By Nick Timiraos
The Federal Reserve is unlikely to cap short-term Treasury yields as part of its initial package of economic stimulus measures, instead reserving the option to cap yields later.
Fed officials were briefed at their June rate-setting meeting on the use of yield caps in Japan and Australia, and on the central bank's experience with yield caps between 1942 and 1951, according to recent interviews and officials' public statements. The Fed is set to release the minutes of that meeting Wednesday.
Officials haven't reached a consensus about when or whether to cap yields on short-term Treasurys. Some officials, including Fed Vice Chairman Richard Clarida and governor Lael Brainard, have approvingly cited the strategy as a meaningful way to reinforce their so-called forward guidance about how long they plan to keep rates near zero and purchase Treasury securities to stimulate the economy.
Fed leaders are focused for now on deciding how to detail their forward guidance and bond-buying plans, the main pillars of their forthcoming stimulus package. They are likely to continue those discussions at their July 28-29 policy meeting, with an eye toward announcing their plans as soon as September. The deliberations are fluid because of extreme uncertainty surrounding the paths of the virus and the economy.
Yield caps would reinforce low-rate pledges by committing to buy Treasury securities in whatever amounts are needed to peg certain yields at low levels. For example, if the Fed concluded that the economy would need rates near zero for at least three years before meeting its goals to keep inflation around 2% and to return unemployment to its prepandemic lows, it could strengthen this commitment by capping yields on every Treasury security that matures before June 2023.
The prospect that the central bank will cap yields on two- or three-year Treasury securities has received heavy attention from investors and Wall Street analysts in recent weeks, with several banks expecting some type of yield-cap strategy as soon as September.
Several central bank officials have indicated a strong preference toward first ironing out their forward guidance and asset-purchase plans. The Fed is much more familiar with those tools, and many officials haven't spent as much time getting comfortable with how they would use yield caps, sometimes called yield curve control.
"Targeting forward guidance and quantities on the balance sheet would be the policies I would want to use before we go to yield curve control," San Francisco Fed President Mary Daly told reporters on June 15. If investors still grew skeptical of the Fed's plans to keep rates low, or if yields rose for other undesirable reasons, caps could later be applied as "a little helper," she said.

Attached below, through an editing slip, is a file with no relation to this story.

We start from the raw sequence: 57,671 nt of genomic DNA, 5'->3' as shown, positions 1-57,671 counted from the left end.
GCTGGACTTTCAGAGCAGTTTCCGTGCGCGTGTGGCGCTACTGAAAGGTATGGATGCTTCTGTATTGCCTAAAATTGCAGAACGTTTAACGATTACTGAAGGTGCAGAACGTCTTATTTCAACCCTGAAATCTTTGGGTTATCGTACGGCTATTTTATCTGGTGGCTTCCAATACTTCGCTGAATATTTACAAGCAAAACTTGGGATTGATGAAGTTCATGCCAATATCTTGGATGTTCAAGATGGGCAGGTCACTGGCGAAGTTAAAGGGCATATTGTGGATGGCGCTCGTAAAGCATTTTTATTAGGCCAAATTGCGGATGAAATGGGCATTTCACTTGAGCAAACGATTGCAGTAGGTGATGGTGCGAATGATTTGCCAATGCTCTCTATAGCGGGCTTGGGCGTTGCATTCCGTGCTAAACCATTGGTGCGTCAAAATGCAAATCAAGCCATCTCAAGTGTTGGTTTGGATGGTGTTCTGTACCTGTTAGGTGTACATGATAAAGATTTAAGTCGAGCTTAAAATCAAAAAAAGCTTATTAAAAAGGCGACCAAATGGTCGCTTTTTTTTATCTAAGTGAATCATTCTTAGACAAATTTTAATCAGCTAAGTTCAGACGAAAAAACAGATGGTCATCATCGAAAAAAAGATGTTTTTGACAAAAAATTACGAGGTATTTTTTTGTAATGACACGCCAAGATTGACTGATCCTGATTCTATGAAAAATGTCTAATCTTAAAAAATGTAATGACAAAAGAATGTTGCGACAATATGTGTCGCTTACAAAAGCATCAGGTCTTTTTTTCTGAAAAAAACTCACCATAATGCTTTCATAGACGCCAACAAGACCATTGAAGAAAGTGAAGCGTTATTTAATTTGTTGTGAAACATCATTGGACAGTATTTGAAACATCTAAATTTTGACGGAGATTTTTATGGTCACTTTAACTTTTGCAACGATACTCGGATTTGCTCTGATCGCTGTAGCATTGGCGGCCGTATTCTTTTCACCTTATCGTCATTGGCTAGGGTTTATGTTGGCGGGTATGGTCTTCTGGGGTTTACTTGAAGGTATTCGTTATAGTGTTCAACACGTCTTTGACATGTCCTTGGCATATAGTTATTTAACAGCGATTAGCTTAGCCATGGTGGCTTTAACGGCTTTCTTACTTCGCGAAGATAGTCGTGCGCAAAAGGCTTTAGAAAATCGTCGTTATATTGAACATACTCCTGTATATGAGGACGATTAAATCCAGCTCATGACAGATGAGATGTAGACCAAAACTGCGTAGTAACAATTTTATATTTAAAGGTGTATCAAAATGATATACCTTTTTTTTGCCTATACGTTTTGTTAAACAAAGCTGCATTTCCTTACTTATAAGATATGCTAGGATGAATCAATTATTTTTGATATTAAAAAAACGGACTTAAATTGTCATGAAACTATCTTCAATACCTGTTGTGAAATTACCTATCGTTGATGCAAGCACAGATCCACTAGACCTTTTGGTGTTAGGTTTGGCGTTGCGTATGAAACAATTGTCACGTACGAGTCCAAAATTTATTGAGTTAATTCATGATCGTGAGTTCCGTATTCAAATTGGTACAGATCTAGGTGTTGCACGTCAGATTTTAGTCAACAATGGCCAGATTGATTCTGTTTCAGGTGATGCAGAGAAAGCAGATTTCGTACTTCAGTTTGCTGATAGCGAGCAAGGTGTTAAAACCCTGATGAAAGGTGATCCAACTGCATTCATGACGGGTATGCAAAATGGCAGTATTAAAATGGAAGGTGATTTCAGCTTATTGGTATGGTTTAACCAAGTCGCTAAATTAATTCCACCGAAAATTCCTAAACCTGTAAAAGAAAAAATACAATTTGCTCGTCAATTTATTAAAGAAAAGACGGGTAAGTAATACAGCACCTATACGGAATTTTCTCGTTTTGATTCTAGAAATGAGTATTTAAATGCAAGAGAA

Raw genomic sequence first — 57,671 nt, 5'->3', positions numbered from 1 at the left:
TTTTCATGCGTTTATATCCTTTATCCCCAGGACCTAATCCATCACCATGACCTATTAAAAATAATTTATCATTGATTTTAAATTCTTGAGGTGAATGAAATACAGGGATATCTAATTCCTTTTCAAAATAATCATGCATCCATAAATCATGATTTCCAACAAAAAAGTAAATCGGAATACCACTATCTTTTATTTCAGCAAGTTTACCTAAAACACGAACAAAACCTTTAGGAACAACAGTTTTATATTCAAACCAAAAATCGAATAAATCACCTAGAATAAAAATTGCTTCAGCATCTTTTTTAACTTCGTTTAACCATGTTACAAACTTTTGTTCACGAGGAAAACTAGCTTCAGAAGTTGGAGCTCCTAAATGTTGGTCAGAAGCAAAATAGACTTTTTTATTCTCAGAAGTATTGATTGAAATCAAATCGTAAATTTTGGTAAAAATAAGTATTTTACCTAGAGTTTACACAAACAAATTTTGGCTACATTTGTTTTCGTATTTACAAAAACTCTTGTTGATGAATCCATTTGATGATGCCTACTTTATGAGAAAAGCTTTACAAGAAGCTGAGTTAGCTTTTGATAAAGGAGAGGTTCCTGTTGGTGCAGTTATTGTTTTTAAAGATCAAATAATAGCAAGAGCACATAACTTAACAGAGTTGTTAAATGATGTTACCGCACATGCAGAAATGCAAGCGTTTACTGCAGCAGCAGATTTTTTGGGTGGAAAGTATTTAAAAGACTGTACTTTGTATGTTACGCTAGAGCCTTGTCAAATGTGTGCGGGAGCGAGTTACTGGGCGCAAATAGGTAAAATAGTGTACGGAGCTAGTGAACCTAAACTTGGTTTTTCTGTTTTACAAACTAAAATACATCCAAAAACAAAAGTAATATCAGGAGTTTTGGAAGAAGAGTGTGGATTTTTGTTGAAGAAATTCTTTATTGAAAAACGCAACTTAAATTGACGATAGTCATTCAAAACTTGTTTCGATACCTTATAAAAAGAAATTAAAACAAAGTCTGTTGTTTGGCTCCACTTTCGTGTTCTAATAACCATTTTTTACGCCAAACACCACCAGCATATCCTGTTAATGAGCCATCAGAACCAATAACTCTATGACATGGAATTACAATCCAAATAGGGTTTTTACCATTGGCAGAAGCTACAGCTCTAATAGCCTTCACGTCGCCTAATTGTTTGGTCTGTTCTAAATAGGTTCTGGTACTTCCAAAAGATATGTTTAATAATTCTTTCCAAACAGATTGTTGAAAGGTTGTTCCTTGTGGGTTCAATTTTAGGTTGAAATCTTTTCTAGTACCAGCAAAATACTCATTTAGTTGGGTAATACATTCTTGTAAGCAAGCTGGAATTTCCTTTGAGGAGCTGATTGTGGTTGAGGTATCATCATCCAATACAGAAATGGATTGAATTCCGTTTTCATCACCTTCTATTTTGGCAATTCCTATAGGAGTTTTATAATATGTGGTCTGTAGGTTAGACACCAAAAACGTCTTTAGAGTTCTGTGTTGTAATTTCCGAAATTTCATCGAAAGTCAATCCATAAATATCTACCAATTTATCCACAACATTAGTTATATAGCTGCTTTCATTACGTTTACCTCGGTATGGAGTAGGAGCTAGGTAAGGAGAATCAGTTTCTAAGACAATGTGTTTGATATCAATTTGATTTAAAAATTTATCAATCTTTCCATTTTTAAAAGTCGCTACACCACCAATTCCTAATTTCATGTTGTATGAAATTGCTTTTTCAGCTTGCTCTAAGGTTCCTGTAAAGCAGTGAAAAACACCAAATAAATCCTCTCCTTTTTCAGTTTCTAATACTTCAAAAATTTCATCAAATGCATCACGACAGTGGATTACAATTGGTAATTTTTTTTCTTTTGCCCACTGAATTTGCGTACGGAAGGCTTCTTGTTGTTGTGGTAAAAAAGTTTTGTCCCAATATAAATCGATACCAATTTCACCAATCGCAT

Dallas Fed President Robert Kaplan, also speaking on June 15, said he was worried such a strategy would interfere too much with how financial markets price assets. "I worry about going too far, in terms of distorting the pricing mechanism of the Treasury curve," he said. "I wouldn't rule it out, but right now Treasury yields are relatively muted."
Cleveland Fed President Loretta Mester echoed those reservations in public remarks a few days later. "If we have very robust forward guidance," the Fed can keep rates low and stable across the yield curve "without having to go to yield curve control," she said during a question-and-answer session broadcast online June 17. "I'm open to using it as a reinforcement to forward guidance, but I'd like to see more study of that."
Officials don't think caps are needed now because investors don't expect the Fed to lift short-term rates for several years. "It's something we're really just educating ourselves on at this point. It's not something we have at all decided to do," Fed Chairman Jerome Powell told lawmakers June 17.
Ms. Mester and St. Louis Fed President James Bullard are among those who said they want to better understand how the Fed would potentially exit from such a policy. The Fed last used yield caps during and after World War II, when the central bank forced a standoff with President Truman to end the debt-buying policy.
"The exit...was very difficult, so it kind of ended in tears," Mr. Bullard said in June 23 interview on Bloomberg Television. A yield-cap strategy right now raises "more questions than answers," he said.
(END) Dow Jones Newswires
June 30, 2020 11:17 ET (15:17 GMT)
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